Johns Hopkins University researchers have concluded that expanding elementary schools to sixth, seventh and eighth grades does not help adolescents do better academically - a finding that raises questions about changes in Baltimore and other urban districts.
In a multiyear study of Philadelphia's newest schools for kindergarten through eighth grade, the researchers found no significant difference in achievement between those students and their peers in traditional middle schools of sixth through eighth grades.
Worried about an achievement slump in the middle grades, Baltimore and several other urban systems are returning to the concept of putting adolescents in schools with elementary students.
"District after district is getting misled by thinking our K-8 schools are doing better than our middle schools," said Douglas Mac Iver, a Hopkins education researcher who has studied middle schools for more than a decade.
Shutting down a middle school in a neighborhood with gang violence and open-air drug markets to open a new school will not insulate the students from those influences, he said: "The grade span itself is not some magic bullet."
Baltimore has shifted students from traditional middle schools into K-8 schools, opening 18 of the new schools last fall and shutting one middle school.
The school board plans to expand up to 12 more elementaries to K-8 schools in coming years.
Philadelphia and Baltimore made the move based on test data that showed their existing K-8 students scored better on tests. The Baltimore schools' chief academic officer, Linda Chinnia, said test data from the city's schools was dramatic.
For instance, 54 percent of sixth-graders in the established K-8 schools passed the state reading test, compared with 36 percent in the traditional middle schools. Attendance was better and behavior problems fewer in the K-8 schools, she said.
But Mac Iver and his wife, Martha Mac Iver, said the data on the established K-8 schools could be skewed. At least in Philadelphia, he said, those older schools are in slightly more affluent areas of the city, and they tend to be able to attract and retain better teachers.
Hard to teach
For several decades, educators have debated where to put 11- to 14-year-olds, the most difficult-to-teach age because of the rapid physical and emotional development that occurs during those years.
Historically, when most children left school after eighth grade, schools were organized in one building. Then, in the middle of the 20th century, educators decided to keep sixth-graders in elementary schools and move seventh-, eighth- and ninth-graders into junior high schools.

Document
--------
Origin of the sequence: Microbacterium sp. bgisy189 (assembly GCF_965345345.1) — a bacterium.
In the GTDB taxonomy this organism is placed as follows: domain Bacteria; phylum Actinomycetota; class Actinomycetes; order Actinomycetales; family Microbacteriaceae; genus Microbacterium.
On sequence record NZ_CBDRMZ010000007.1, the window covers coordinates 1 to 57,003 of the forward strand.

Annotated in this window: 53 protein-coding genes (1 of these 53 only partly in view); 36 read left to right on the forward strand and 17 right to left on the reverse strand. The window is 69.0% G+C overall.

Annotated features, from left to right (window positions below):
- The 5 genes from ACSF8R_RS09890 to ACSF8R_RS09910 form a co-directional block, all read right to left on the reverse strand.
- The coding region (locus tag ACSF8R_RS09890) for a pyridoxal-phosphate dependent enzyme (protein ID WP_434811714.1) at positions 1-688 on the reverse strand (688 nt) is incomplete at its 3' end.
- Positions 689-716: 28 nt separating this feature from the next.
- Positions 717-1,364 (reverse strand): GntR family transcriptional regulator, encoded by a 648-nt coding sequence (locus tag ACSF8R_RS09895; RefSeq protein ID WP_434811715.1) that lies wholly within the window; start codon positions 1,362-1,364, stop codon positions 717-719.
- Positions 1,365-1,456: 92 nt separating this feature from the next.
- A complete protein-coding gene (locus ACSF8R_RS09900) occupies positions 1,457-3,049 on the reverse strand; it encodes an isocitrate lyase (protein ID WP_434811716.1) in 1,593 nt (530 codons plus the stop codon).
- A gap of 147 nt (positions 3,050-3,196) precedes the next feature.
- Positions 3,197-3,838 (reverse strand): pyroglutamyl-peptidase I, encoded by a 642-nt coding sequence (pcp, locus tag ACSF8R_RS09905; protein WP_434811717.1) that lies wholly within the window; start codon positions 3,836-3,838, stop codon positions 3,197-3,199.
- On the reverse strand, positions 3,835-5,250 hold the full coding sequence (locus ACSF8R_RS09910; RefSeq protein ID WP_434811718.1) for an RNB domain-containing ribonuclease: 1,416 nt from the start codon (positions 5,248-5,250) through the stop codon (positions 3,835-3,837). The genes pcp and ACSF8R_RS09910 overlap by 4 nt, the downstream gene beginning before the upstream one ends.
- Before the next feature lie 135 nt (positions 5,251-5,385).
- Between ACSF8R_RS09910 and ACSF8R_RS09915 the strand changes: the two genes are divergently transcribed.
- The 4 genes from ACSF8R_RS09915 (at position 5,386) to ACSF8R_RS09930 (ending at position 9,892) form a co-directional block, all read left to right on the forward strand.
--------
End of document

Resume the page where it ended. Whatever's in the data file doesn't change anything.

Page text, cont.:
Change came again in the late 1960s and early 1970s, when school districts began building middle schools for sixth through eighth grades, which today is the most common configuration, according to Alan Summers, director of professional development at the National Middle School Association.
"Currently, there is no research that says what should be the most effective grade configuration," Summers said.
The Mac Ivers' research did not look just at test scores from one grade at a middle school compared with the same grade at a K-8 school, as most school systems do.
The research went deeper, investigating how good a job middle schools did in educating the students over three years. The researchers looked at the growth students achieved in their three middle school years.
The research could help guide administrators deciding how to reform middle schools in their districts.
What it shows, Mac Iver said, is that the quality of the teaching, the curriculum and other factors matter just as much.
Because Baltimore's major push toward having many more K-8 schools is new, there is no statistical information on how the new schools are working.
But the city also is trying to improve the rigor of academics, standardizing the curriculum in all the middle grades and looking at requiring all eighth-graders to take algebra.
Chinnia said the district does not intend to use one model for all middle schools but rather to offer parents and students a variety of options for middle school.
Some parents feel more comfortable having their students in their neighborhood elementary school, she said, while others would prefer to have their children in a large middle school with more course offerings.
Mac Iver said his research indicates that students who were taught using several different reform math programs scored higher than their peers who did not use those programs.
"Our research has consistently shown the positive effects of National Science Foundation-supported reform mathematics programs on student achievement," he said, adding that it must include coaching for teachers and other kinds of teacher training.
As inner-city middle schools have grown tougher, parents have often lobbied to have their children stay in the neighborhood, where they believe children will be safer.
Besides Baltimore and Philadelphia, other cities have also begun shrinking the number of middle schools and increasing the K-8 schools. Dayton, Ohio, is in the process of eliminating all of its middle schools; New York has expanded 42 elementary schools to eighth grade and will close 14 of its failing middle schools.
Teachers are key
Summers believes the pitfall in creating K-8 schools is that the school might not be large enough to provide teachers who specialize. For instance, a math teacher in a small school might have to teach Algebra I and other levels of math, or math and science, and therefore might not be as experienced in teaching one subject.
And he said that sometimes the developmental needs of middle-schoolers are lost in K-8 schools.
"The desire to go to K-8 is fine as long as you treat them as early adolescents and not elementary school kids," he said.